About this book
The first concern of scientists who are interested in synthetic polymers has always been, and still is: How are they synthesized? But right after this comes the question: What have I made, and for what is it good? This leads to the important topic of the structure-property relations to which this book is devoted. Polymers are very large and very complicated systems; their character ization has to begin with the chemical composition, configuration, and con formation of the individual molecule. The first chapter is devoted to this broad objective. The immediate physical consequences, discussed in the second chapter, form the basis for the physical nature of polymers: the supermolecular interactions and arrangements of the individual macromolecules. The third chapter deals with the important question: How are these chemical and physical structures experimentally determined? The existing methods for polymer characterization are enumerated and discussed in this chapter. The following chapters go into more detail. For most applications-textiles, films, molded or extruded objects of all kinds-the mechanical and the thermal behaviors of polymers are of pre ponderant importance, followed by optical and electric properties. Chapters 4 through 9 describe how such properties are rooted in and dependent on the chemical structure. More-detailed considerations are given to certain particularly important and critical properties such as the solubility and permeability of polymeric systems. Macromolecules are not always the final goal of the chemist-they may act as intermediates, reactants, or catalysts. This topic is presented in Chapters 10 and 11.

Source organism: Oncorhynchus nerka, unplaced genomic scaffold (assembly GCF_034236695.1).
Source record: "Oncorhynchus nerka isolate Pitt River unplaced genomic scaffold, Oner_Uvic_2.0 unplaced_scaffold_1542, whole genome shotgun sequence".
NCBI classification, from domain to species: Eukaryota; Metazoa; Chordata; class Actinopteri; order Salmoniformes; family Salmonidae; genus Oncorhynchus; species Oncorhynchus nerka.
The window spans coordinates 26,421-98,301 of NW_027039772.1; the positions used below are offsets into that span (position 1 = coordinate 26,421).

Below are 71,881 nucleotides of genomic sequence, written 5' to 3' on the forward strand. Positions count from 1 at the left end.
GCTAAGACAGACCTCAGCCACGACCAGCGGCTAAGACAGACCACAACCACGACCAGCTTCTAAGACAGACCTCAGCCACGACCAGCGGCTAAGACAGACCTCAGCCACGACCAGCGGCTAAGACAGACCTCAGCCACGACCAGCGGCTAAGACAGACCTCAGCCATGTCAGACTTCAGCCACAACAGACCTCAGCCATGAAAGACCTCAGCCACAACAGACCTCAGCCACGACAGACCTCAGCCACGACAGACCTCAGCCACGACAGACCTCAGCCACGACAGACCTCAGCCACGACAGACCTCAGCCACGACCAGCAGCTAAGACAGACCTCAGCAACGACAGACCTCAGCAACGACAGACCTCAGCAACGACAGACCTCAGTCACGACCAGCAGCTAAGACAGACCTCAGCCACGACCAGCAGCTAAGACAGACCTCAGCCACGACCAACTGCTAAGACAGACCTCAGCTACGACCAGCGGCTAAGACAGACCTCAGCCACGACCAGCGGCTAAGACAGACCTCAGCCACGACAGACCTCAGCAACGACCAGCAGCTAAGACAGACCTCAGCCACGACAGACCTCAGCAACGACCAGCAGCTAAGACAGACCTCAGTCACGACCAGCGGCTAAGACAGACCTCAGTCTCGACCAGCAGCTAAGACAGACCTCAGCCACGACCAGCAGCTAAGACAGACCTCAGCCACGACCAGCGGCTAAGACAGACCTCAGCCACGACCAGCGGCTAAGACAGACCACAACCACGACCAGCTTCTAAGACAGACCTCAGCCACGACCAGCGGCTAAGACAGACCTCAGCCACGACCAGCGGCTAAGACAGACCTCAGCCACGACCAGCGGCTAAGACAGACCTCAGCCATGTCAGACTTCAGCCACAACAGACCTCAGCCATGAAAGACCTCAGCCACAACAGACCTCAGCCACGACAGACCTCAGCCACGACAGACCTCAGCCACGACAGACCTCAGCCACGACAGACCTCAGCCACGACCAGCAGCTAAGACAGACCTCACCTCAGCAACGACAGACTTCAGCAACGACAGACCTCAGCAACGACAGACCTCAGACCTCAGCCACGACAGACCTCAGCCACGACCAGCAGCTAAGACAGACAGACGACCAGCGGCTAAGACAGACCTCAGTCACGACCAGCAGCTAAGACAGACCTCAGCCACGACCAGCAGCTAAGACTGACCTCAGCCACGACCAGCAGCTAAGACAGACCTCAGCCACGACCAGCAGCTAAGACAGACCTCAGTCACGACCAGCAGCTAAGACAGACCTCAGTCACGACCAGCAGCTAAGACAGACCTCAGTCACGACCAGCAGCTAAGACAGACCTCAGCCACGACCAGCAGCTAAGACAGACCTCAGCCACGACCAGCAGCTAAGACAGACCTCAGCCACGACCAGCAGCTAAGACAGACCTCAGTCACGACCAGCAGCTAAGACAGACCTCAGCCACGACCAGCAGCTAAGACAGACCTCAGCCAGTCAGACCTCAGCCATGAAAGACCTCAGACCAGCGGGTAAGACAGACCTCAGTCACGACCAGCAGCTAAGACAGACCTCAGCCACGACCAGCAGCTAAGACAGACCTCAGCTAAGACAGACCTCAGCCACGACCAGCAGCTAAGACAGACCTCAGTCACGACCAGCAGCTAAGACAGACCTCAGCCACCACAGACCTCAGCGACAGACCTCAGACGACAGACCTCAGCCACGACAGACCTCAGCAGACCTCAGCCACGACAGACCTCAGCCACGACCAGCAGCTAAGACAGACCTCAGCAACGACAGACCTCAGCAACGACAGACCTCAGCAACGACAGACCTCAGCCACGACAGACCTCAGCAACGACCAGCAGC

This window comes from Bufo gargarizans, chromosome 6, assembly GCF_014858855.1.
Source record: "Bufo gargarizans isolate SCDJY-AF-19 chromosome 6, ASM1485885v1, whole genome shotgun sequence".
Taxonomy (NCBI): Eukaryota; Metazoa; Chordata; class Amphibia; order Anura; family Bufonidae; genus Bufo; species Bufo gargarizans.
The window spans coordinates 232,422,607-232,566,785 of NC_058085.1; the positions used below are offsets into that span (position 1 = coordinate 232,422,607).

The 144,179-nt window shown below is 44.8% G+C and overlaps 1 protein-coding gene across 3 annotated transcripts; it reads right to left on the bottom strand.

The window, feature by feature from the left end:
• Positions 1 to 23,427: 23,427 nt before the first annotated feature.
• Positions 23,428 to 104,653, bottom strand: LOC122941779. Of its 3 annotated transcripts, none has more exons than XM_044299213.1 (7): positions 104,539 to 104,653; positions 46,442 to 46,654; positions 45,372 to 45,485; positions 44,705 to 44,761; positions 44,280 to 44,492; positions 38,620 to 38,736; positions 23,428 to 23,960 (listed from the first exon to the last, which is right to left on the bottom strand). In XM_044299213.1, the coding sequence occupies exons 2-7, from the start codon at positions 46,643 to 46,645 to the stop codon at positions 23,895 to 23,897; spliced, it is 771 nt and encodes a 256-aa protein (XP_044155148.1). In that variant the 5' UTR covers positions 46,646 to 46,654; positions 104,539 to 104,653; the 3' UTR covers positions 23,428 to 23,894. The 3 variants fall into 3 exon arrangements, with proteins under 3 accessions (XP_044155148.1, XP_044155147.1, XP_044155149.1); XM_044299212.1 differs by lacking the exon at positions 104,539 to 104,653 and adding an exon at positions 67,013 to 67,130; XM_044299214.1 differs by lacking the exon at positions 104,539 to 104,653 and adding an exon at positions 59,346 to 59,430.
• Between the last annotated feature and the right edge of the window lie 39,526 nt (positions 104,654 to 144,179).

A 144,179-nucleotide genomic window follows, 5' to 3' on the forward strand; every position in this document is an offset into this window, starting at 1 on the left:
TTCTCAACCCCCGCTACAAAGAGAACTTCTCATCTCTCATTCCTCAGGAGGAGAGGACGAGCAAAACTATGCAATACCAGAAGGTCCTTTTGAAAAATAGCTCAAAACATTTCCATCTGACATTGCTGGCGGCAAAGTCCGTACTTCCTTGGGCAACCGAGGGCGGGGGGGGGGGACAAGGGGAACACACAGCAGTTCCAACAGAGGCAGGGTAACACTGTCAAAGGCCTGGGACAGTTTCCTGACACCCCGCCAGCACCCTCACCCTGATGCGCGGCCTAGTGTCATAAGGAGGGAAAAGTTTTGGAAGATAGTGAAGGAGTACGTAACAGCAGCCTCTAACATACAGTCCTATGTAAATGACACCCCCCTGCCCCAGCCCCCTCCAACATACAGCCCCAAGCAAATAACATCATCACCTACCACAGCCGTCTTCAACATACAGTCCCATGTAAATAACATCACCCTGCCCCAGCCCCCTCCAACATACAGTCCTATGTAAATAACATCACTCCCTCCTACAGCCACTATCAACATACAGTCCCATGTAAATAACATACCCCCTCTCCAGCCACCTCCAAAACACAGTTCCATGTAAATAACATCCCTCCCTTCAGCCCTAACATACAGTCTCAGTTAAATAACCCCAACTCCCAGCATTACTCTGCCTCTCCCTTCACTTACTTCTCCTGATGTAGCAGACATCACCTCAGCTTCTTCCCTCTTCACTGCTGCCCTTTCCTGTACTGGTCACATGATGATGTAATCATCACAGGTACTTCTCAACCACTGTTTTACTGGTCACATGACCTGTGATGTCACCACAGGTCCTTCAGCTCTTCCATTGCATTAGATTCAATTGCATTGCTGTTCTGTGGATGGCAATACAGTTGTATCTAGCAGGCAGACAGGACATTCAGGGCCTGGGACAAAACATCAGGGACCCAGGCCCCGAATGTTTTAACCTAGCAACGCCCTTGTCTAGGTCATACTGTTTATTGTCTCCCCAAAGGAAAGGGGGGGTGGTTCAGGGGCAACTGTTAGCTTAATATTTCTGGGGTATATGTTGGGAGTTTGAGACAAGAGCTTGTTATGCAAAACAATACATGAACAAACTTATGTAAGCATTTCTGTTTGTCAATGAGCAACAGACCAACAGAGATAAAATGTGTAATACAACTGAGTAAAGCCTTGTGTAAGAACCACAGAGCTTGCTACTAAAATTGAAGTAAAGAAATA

macromolecule polymer polymers